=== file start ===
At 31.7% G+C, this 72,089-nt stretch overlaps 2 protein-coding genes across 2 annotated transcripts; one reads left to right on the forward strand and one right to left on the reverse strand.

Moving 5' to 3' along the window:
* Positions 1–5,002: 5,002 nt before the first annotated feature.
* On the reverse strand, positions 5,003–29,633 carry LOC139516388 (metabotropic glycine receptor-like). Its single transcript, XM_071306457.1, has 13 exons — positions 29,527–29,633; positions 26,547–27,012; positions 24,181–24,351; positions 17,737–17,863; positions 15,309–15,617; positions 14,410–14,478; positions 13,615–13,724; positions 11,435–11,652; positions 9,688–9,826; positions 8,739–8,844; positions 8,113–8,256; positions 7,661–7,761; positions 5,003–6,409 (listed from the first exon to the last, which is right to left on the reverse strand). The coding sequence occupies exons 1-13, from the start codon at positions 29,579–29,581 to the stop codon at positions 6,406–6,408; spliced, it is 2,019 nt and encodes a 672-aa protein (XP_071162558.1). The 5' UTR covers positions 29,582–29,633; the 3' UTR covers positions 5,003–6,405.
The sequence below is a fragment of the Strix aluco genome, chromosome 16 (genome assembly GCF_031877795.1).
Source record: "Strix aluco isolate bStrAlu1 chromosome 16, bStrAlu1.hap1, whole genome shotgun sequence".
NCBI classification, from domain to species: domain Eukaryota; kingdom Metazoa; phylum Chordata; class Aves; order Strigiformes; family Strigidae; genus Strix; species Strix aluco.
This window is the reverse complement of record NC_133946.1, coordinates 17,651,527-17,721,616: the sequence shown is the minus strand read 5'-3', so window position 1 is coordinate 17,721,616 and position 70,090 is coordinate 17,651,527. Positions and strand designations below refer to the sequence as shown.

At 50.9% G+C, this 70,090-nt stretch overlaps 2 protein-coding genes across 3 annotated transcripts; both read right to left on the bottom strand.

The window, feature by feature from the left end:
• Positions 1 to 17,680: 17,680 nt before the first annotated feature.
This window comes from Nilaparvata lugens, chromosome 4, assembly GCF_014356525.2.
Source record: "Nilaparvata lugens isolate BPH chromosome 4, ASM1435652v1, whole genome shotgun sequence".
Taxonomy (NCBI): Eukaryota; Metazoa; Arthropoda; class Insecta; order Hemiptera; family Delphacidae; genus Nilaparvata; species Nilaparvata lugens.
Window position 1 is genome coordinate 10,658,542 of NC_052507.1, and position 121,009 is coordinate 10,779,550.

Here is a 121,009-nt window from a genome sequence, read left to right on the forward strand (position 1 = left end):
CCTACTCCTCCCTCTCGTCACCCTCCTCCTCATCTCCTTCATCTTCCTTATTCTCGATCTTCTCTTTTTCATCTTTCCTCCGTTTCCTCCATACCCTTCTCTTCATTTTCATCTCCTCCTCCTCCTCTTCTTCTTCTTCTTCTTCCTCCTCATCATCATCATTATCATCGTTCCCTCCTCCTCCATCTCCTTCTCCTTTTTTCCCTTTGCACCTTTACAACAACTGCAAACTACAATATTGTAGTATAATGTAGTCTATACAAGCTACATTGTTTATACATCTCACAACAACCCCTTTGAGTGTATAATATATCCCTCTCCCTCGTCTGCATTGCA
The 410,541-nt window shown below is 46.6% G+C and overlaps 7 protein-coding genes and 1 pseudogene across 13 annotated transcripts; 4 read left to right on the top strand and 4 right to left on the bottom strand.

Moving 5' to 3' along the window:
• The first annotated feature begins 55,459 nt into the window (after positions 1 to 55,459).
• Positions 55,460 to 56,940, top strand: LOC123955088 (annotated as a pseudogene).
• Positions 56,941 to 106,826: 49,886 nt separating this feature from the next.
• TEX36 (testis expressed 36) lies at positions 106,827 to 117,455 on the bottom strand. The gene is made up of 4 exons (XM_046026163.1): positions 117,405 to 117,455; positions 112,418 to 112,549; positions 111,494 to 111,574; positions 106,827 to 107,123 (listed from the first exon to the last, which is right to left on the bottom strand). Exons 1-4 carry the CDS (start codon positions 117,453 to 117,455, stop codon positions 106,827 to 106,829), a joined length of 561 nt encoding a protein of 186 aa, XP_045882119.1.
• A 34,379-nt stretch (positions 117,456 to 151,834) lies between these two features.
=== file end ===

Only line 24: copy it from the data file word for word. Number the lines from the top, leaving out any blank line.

• A 34,379-nt stretch (positions 117,456 to 151,834) lies between these two features.